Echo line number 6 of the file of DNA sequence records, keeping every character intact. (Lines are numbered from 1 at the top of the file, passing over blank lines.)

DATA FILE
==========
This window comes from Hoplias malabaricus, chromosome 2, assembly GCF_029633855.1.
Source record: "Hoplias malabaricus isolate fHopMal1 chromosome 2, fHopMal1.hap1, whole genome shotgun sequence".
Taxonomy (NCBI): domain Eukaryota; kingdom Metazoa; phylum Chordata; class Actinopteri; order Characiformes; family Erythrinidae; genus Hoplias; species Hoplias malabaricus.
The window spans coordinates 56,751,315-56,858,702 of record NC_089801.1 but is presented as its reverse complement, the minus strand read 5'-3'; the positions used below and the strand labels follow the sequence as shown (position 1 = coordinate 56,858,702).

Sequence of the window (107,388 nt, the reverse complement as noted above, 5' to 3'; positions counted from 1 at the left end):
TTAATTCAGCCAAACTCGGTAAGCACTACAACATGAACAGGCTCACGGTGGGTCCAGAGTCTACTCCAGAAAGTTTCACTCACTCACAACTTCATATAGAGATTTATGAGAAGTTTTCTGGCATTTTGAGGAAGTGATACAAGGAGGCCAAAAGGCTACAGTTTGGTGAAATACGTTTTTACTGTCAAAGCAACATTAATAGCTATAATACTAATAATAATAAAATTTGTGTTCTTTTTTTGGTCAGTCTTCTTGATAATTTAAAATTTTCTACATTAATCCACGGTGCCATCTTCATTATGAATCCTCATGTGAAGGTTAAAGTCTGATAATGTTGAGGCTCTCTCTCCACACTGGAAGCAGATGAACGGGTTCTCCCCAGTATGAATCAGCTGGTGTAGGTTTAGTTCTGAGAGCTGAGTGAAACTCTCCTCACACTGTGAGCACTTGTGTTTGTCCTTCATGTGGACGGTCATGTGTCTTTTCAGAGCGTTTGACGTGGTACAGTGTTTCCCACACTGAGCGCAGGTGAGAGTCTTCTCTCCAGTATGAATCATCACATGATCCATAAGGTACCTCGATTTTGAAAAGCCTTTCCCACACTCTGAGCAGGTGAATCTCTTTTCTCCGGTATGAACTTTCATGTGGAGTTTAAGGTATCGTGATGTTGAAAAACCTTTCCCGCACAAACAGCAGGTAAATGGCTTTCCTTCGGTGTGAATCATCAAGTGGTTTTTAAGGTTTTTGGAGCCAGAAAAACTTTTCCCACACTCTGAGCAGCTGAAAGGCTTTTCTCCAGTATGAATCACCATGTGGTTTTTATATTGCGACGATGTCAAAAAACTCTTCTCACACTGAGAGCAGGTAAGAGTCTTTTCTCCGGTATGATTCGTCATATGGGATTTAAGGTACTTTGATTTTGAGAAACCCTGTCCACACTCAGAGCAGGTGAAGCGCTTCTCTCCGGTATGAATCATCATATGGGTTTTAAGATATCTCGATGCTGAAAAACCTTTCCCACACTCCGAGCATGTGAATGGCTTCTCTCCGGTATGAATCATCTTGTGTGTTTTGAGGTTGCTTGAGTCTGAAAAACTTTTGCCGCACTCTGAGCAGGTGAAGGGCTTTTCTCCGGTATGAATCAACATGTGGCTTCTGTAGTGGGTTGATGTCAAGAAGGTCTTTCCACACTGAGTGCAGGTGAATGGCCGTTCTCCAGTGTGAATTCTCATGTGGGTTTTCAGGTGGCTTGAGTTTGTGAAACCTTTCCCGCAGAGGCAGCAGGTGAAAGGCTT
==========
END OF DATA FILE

TTAATTCAGCCAAACTCGGTAAGCACTACAACATGAACAGGCTCACGGTGGGTCCAGAGTCTACTCCAGAAAGTTTCACTCACTCACAACTTCATATAGAGATTTATGAGAAGTTTTCTGGCATTTTGAGGAAGTGATACAAGGAGGCCAAAAGGCTACAGTTTGGTGAAATACGTTTTTACTGTCAAAGCAACATTAATAGCTATAATACTAATAATAATAAAATTTGTGTTCTTTTTTTGGTCAGTCTTCTTGATAATTTAAAATTTTCTACATTAATCCACGGTGCCATCTTCATTATGAATCCTCATGTGAAGGTTAAAGTCTGATAATGTTGAGGCTCTCTCTCCACACTGGAAGCAGATGAACGGGTTCTCCCCAGTATGAATCAGCTGGTGTAGGTTTAGTTCTGAGAGCTGAGTGAAACTCTCCTCACACTGTGAGCACTTGTGTTTGTCCTTCATGTGGACGGTCATGTGTCTTTTCAGAGCGTTTGACGTGGTACAGTGTTTCCCACACTGAGCGCAGGTGAGAGTCTTCTCTCCAGTATGAATCATCACATGATCCATAAGGTACCTCGATTTTGAAAAGCCTTTCCCACACTCTGAGCAGGTGAATCTCTTTTCTCCGGTATGAACTTTCATGTGGAGTTTAAGGTATCGTGATGTTGAAAAACCTTTCCCGCACAAACAGCAGGTAAATGGCTTTCCTTCGGTGTGAATCATCAAGTGGTTTTTAAGGTTTTTGGAGCCAGAAAAACTTTTCCCACACTCTGAGCAGCTGAAAGGCTTTTCTCCAGTATGAATCACCATGTGGTTTTTATATTGCGACGATGTCAAAAAACTCTTCTCACACTGAGAGCAGGTAAGAGTCTTTTCTCCGGTATGATTCGTCATATGGGATTTAAGGTACTTTGATTTTGAGAAACCCTGTCCACACTCAGAGCAGGTGAAGCGCTTCTCTCCGGTATGAATCATCATATGGGTTTTAAGATATCTCGATGCTGAAAAACCTTTCCCACACTCCGAGCATGTGAATGGCTTCTCTCCGGTATGAATCATCTTGTGTGTTTTGAGGTTGCTTGAGTCTGAAAAACTTTTGCCGCACTCTGAGCAGGTGAAGGGCTTTTCTCCGGTATGAATCAACATGTGGCTTCTGTAGTGGGTTGATGTCAAGAAGGTCTTTCCACACTGAGTGCAGGTGAATGGCCGTTCTCCAGTGTGAATTCTCATGTGGGTTTTCAGGTGGCTTGAGTTTGTGAAACCTTTCCCGCAGAGGCAGCAGGTGAAAGGCTT